International lenders did not disclose specificities, but said it was part of global cost-cutting plansNovember 26, 2015 11:32
Please hire Saudis,…please
The Saudi Arabian government is trying every possible means to provide employment to locals in the kingdom.
November 25, 2008 2:41 by kippreport
The Saudi government is adamant on promoting ‘Saudization’, the process of providing more job opportunities for locals.
The cabinet has just announced that any company that invests at least SR1 million, and employs a minimum of five Saudis in basic technical and administrative jobs for a year, will receive tax benefits, reports Arab News.
“A 50 percent tax cut has been offered on the annual cost of training Saudis, and another 50 percent tax cut on annual salaries paid to Saudis,” said the nation’s Culture and Information Minister, Iyad Madani.
Currently, the tax rate of a resident company in Saudi is 20 percent of its tax base (a tax base is the shares of non-Saudi partners in its taxable income from any activity within the kingdom, minus a number of expenses).
So will companies fall for the bait even though the kingdom’s labor laws make it harder to fire Saudis than foreigners?
In February this year, the labor ministry reduced Saudization quotas for specific industries from 30 to 20 percent, including foodstuffs, beverages, textiles, readymade garments, shoes, furniture and paper. The new rule also says the quota of Saudis working in these factories should never fall below 15 percent in the first two years of operation, or three years from the date of licensing.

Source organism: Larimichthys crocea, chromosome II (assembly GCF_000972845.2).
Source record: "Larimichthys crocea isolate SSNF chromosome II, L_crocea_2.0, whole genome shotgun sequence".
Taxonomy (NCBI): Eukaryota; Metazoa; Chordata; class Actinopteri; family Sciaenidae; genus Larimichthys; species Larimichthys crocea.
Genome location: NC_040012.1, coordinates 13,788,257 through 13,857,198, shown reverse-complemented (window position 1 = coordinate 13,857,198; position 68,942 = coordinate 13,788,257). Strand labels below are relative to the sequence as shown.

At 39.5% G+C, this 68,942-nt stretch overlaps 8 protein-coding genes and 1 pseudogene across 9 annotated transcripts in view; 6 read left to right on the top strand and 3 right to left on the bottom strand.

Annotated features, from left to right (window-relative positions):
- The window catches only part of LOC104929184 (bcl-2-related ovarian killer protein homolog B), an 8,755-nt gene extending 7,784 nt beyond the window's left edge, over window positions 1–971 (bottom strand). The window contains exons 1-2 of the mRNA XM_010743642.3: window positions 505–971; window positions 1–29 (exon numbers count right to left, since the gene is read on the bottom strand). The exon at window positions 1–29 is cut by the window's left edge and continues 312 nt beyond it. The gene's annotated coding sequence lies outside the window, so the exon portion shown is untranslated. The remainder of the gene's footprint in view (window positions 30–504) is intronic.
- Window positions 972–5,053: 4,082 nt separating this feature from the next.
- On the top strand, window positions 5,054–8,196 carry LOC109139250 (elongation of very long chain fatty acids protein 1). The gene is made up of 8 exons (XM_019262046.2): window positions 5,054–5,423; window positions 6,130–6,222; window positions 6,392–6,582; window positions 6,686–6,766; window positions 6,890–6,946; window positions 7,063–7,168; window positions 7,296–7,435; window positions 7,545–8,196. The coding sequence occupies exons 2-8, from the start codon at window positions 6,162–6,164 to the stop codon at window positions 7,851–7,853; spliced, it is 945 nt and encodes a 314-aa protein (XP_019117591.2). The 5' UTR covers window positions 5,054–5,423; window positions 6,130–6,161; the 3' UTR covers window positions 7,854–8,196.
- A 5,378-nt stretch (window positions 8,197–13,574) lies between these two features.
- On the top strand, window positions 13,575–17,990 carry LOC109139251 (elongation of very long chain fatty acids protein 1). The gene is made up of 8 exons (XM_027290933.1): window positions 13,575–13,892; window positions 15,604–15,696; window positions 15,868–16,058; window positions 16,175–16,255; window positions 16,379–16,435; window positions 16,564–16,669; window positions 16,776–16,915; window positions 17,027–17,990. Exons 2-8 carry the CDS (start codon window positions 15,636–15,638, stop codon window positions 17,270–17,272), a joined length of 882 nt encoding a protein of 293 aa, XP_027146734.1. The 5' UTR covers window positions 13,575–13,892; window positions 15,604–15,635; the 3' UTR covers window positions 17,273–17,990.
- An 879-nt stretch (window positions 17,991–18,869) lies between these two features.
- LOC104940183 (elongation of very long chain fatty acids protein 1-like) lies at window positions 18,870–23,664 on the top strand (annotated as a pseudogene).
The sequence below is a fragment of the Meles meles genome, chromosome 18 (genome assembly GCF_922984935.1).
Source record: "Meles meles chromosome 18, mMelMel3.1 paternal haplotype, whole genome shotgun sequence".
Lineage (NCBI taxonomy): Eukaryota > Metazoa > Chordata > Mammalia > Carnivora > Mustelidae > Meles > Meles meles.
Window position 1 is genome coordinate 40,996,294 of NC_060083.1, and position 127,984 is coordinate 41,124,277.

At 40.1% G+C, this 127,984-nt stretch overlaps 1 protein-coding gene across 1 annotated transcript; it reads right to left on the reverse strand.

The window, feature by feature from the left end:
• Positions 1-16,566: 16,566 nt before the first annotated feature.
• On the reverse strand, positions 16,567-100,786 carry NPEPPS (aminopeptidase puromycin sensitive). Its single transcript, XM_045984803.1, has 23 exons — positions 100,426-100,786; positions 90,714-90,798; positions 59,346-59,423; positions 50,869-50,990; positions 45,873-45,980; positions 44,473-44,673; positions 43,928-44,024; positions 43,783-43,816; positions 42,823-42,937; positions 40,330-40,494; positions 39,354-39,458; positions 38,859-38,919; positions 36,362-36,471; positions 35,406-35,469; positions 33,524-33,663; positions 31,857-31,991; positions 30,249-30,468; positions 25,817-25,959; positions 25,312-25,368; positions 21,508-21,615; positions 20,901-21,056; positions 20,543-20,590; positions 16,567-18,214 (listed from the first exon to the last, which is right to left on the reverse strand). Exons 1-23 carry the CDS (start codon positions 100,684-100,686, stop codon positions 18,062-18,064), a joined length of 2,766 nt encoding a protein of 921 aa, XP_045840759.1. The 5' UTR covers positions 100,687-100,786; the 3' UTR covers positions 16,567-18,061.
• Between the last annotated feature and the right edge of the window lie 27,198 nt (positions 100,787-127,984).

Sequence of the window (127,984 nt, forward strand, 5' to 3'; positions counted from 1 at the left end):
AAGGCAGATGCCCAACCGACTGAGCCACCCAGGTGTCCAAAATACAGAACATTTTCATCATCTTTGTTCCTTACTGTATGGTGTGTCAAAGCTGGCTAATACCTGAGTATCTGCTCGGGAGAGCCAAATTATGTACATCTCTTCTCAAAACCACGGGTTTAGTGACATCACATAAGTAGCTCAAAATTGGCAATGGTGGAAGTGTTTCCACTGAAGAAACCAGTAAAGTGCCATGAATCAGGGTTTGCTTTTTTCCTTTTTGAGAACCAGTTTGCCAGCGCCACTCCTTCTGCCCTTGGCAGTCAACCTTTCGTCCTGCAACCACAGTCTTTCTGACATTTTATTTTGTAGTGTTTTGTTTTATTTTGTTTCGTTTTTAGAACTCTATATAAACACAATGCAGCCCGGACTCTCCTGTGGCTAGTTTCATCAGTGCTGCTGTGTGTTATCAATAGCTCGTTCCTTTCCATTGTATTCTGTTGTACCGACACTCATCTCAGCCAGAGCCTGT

The labor ministry said that the decision was taken because it was necessary to fulfill labor market demands.
But several people Arab News spoke to at the time, said that Saudi workers refused to work inconvenient shifts, and quit after training to take government jobs. According to the labor ministry, a majority of unemployed persons in the kingdom lack a college education.
“If recruitment of foreign workers were put on hold for six months, not a single Saudi would remain jobless,” said the Minister of Labor, Ghazi Al-Gosaibi in April this year.
“Last year, 1.7 million work visas were issued,” he said, “which was the highest number in the history of the Kingdom.” He then said that allowing those visas to be processed to happen was like taking poison.
Around eight to nine million of Saudi Arabia’s population of over 25 million are expatriates.
Gosaibi said his ministry managed to find jobs for 50,000 Saudis in each of the past few years, falling far short of its aspirations.
“Our goal is not to employ Saudis in any employment but to give them the right job, to give them skills. Our goal is to train Saudis in jobs where they add value to the economy,” Deputy Labor Minister Abdulwahed Al-Humaid told Reuters earlier this month.
“I dream of a society where you have Saudis doing high-quality jobs. We need engineers, doctors, technicians. If we have to bring somebody from outside I prefer that it’s for simple jobs,” he said.